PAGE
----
4 Questions About DOT’s $4B Plan For Driverless Car Tech, Law360, ft. Tad A. Devlin
Tad A. evlin was quoted in a Law360 article written by Linda Chiem on January 15, 2016:
The federal government’s plan to invest $4 billion to help get autonomous cars onto U.S. roads has Silicon Valley and the automotive industry tickled, but attorneys say there are still liability and deployment issues to smooth out before self-driving cars hit the mainstream.
The Obama administration on Thursday carved out nearly $4 billion in its proposed 2017 budget to get moving on rolling out connected vehicle systems in designated corridors across the U.S., vowing to work with industry leaders to shape rules and regulations for operating connected cars and cars without a live driver behind the wheel.
Tad commented on the insurance liability:
Tad Devlin, a commercial and insurance litigation partner at Kaufman Dolowich & Voluck, says liability in the event of a driverless car crash is uncharted territory and it remains to be seen who bears the burden of liability in the event of a car accident — the automaker, the operating system designer or the owner.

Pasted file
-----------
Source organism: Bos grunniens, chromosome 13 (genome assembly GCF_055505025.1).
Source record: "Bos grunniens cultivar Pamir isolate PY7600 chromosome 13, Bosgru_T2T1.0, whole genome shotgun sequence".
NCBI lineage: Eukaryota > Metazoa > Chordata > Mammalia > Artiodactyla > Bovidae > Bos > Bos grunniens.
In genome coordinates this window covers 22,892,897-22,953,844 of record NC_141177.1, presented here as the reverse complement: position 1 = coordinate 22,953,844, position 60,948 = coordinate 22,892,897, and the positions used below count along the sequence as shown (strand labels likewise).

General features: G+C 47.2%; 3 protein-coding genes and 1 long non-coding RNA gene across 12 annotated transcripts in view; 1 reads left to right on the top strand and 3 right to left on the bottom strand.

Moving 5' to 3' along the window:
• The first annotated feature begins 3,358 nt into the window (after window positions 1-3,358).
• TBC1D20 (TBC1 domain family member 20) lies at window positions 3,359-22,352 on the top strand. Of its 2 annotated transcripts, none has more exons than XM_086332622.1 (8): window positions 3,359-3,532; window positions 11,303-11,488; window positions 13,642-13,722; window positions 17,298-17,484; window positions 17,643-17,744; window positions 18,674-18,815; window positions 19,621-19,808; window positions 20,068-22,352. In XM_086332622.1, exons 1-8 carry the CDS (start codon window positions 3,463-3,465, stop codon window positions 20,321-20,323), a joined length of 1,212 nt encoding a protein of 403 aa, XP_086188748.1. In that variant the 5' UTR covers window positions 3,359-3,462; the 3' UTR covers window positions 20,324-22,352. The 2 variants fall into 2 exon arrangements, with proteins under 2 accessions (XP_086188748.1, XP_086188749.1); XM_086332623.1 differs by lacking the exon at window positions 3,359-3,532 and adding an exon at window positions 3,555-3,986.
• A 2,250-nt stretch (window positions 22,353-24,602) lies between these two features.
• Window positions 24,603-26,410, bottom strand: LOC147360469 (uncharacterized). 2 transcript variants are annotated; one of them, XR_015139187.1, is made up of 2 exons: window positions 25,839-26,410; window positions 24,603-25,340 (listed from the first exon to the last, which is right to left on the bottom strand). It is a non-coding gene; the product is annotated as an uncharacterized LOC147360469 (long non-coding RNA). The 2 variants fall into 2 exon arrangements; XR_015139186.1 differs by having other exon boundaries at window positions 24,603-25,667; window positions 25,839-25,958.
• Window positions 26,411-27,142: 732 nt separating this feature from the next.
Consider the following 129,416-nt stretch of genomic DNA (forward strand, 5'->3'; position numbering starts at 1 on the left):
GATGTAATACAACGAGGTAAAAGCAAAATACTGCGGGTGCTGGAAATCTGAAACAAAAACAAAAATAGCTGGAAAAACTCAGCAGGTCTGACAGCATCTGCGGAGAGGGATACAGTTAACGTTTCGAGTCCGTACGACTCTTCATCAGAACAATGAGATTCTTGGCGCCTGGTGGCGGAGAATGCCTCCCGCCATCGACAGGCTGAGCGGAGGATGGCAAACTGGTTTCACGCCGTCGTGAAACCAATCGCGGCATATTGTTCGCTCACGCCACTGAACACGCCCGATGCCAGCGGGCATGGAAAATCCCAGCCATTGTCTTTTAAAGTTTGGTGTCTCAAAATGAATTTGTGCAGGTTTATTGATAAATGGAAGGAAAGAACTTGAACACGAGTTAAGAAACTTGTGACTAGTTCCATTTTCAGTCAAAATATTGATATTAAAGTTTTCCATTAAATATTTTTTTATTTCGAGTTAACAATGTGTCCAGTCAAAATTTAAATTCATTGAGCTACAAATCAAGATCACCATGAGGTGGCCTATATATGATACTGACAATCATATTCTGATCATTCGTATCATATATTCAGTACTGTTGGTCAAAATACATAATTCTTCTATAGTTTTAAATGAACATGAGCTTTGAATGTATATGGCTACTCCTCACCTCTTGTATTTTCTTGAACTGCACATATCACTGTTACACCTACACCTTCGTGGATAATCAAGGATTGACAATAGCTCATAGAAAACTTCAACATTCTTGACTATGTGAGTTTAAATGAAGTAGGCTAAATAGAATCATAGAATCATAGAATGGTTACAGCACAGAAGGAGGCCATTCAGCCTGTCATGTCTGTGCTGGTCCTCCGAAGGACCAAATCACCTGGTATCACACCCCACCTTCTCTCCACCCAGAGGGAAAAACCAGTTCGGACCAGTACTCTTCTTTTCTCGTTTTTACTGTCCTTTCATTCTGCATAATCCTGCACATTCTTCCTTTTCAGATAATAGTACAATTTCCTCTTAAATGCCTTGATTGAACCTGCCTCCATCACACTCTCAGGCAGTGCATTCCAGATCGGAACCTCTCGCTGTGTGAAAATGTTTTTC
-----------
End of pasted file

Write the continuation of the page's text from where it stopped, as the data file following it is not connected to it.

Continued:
“Risks that could lead a driverless car to crash may include inability to function in rain, snow and fog, or inability to predict obstacles on a route,” Devlin said. “Public policy and perception may prohibit immunity to the manufacturer of a driverless car, and they may not seek immunity to avoid consumer discord and commercial impact. However, if you remove the concept of personal responsibility, drivers could be more lax on safety.”